Concert a Contrast to Streets of North Korea
RENEE MONTAGNE, host:
The New York Philharmonic has come and gone from North Korea. It was a triumph of cultural diplomacy, though it wasn't so smooth behind the scenes.
NPR's Anthony Kuhn sent us a few words from his Reporter's Notebook.
ANTHONY KUHN: The first surprise came as soon as the nearly 300 musicians, staff and journalists stepped off their plane and onto the tarmac at the Pyongyang airport. We reporters do what we're used to doing, which is to jockey for a camera and microphone position in an unruly media scrum. The North Koreans were not pleased at this and kept shoving people back.
The delegation was put up in Pyongyang's fanciest hotel. It's on an island, the entrances to which are all guarded, so you can forget about leaving without permission.
The government minders, whose job it was to keep us from striking out on our own, started out barking orders. Stay with the group. Be here on time. But the whole thing quickly descended into logistical chaos and the minders started to learn how to roll with the punches.
I had some good conversations with North Koreans, but too many of them were officials and too much of the time we were left to observe what we could about Pyongyang from behind the windows of buses.
Well, it looks like they didn't take all of the propaganda posters down. We just passed one with a massive fist smashing a soldier with the letters U.S.A. written on his helmet.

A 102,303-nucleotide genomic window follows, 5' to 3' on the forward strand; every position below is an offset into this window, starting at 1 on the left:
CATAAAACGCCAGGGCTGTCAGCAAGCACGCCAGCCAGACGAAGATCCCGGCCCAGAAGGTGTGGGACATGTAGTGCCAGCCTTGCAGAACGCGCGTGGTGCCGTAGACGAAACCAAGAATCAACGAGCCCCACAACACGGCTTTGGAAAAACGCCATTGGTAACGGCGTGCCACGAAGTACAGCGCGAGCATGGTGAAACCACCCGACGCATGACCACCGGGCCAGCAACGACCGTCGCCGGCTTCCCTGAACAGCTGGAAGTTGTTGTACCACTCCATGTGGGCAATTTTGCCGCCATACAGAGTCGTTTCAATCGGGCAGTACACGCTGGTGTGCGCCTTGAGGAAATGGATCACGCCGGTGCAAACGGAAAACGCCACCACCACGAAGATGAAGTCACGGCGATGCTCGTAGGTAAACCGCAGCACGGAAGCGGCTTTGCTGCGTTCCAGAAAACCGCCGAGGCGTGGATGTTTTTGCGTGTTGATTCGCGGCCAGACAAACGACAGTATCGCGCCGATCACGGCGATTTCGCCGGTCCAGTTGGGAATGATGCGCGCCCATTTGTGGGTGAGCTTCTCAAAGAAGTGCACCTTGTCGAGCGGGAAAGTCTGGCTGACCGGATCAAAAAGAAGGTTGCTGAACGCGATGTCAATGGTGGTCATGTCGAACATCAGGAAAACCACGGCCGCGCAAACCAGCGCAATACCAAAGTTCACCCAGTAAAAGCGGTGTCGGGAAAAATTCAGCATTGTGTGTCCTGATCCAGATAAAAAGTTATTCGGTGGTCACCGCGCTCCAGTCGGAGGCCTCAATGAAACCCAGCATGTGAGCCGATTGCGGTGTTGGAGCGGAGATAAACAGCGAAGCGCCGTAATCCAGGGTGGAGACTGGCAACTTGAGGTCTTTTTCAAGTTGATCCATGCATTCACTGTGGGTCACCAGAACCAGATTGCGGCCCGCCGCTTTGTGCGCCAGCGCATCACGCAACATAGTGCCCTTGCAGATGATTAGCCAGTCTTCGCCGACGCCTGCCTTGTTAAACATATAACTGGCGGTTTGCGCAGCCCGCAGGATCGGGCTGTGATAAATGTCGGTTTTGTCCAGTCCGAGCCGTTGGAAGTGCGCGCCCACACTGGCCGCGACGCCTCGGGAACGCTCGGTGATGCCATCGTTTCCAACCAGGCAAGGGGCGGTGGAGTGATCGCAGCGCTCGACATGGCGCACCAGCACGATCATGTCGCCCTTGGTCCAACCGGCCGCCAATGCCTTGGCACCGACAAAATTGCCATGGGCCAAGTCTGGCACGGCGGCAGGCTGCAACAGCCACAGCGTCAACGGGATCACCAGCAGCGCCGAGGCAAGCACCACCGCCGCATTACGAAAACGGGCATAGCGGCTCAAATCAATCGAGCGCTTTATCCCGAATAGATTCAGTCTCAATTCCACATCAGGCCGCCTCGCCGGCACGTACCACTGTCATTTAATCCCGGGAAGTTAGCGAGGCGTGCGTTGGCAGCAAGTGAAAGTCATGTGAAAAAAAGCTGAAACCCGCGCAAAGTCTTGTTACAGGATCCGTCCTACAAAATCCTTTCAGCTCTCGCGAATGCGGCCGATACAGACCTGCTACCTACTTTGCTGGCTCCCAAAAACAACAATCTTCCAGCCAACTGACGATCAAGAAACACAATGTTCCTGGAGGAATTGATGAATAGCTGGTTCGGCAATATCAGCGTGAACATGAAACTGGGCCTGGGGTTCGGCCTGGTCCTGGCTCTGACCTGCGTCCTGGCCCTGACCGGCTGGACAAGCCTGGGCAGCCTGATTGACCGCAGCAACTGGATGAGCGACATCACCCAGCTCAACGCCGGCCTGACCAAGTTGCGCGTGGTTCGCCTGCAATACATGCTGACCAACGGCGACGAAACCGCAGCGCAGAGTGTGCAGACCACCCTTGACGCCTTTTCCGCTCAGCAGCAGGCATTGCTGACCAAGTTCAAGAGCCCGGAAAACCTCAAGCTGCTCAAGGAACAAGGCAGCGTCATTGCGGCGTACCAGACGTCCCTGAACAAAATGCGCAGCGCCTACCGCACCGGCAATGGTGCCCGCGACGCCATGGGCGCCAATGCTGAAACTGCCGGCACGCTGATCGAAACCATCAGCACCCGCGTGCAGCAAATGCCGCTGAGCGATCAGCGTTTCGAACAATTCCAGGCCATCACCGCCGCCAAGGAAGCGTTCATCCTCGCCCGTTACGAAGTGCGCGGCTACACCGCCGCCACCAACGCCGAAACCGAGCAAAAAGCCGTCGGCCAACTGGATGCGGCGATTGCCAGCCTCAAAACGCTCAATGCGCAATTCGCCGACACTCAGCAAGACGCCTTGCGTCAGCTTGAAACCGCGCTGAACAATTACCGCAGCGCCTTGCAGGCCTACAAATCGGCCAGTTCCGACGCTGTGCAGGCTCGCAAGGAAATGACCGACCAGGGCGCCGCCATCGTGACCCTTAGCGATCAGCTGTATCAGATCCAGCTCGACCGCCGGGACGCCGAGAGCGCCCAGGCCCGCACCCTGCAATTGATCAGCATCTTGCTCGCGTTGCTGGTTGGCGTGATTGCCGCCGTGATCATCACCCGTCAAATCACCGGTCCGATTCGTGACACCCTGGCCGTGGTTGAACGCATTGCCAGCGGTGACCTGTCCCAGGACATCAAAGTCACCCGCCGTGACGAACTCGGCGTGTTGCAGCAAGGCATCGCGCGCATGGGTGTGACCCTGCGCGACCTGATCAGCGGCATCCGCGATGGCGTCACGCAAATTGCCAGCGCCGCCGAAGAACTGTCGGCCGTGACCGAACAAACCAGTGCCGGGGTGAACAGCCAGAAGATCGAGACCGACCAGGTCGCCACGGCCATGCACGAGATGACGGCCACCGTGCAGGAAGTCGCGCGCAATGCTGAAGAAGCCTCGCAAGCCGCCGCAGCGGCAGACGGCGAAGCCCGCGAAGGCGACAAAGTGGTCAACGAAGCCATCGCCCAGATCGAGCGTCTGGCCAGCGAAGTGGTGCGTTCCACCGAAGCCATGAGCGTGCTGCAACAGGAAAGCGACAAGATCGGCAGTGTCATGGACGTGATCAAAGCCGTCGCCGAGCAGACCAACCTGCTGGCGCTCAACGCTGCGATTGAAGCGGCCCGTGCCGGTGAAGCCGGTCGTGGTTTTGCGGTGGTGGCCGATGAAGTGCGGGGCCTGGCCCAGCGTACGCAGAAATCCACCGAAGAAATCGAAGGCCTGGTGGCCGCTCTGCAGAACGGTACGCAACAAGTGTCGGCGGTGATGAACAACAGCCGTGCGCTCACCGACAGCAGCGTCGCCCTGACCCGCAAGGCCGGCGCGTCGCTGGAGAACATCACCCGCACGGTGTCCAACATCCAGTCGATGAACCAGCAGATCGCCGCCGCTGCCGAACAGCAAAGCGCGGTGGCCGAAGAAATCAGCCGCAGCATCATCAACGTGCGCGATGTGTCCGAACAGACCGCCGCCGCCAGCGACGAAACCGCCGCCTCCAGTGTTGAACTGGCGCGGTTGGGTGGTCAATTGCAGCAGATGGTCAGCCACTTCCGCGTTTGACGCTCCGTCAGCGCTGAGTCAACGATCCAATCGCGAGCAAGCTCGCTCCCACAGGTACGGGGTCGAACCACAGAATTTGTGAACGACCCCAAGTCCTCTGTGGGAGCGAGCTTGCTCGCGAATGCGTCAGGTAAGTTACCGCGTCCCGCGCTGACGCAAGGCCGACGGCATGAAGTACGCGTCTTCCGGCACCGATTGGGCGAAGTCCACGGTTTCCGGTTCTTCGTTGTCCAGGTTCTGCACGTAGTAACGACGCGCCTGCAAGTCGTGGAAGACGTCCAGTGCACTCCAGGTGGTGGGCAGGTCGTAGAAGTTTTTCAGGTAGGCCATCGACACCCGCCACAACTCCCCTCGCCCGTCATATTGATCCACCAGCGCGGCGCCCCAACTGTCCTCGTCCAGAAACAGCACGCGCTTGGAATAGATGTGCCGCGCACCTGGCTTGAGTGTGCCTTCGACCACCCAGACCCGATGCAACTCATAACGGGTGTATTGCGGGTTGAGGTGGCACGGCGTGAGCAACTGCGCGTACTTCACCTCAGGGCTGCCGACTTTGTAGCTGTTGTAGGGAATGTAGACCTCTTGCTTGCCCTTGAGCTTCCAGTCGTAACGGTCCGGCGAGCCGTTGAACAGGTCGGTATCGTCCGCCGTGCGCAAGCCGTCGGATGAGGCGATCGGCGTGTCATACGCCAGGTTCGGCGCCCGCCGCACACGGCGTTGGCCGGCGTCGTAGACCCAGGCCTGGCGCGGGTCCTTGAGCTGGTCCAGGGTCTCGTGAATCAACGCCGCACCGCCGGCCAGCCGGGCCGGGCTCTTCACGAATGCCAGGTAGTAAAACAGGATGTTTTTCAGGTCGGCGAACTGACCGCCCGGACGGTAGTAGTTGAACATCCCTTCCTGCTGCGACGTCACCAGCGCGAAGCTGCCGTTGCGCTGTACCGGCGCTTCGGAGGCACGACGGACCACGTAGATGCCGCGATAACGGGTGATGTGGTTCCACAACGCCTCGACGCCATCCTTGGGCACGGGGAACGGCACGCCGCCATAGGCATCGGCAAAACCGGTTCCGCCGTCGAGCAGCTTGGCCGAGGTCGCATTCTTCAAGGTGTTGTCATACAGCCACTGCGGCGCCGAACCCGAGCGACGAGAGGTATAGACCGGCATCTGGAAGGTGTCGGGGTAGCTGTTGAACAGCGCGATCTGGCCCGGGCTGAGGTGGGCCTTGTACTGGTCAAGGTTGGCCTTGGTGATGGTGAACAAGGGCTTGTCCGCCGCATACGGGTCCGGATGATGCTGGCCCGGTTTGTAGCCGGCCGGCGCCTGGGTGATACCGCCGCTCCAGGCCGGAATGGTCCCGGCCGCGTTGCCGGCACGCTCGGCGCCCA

There are very few cars on the street in general. Most people seem to be taking buses or walking here.
Superficially, at least, I found Pyongyang in many ways looked like China when I first traveled there as a college student in 1982. There were almost no restaurants or privately owned shops. Everything shut down by 8:00 or 9:00 at night. And there wasn't much in the way of entertainment.
Pyongyang is still full of 1960s visual flashbacks, those Soviet and Chinese-style propaganda posters with the improbably muscular and ruddy cheeked workers and soldiers.
(Soundbite of music)
At the Philharmonic's concert I listened to Gershwin's An American in Paris. The music conjured up visions of 1920s New York street scenes in my head. The hustle and bustle, the entrepreneurial spirit and the lighthearted improvisation of the music was in stark contrast to the hulking Stalinist architecture in public spaces, the drab apartment blocks, and the desolate railway tracks I saw outside.
(Soundbite of song, "Jingle Bells")
Unidentified woman: (Singing in foreign language)
KUHN: Finally, this morning our North Korean hosts took us to visit a big cultural center called A Children's Palace. The kids put on some saccharin sweet song and dance acts, including a version of "Jingle Bells" almost entirely in Korean. So this was what the North Korean equivalent of soccer moms take their kids to after school.
To my relief, not all of the songs and dances were in praise of North Korean leader Kim Jong Il. I thought to myself, now here's a place that's ripe for cultural exchanges. I'm sure these kids would take to break dancing like fishes to water.
Anthony Kuhn, NPR News, Pyongyang.
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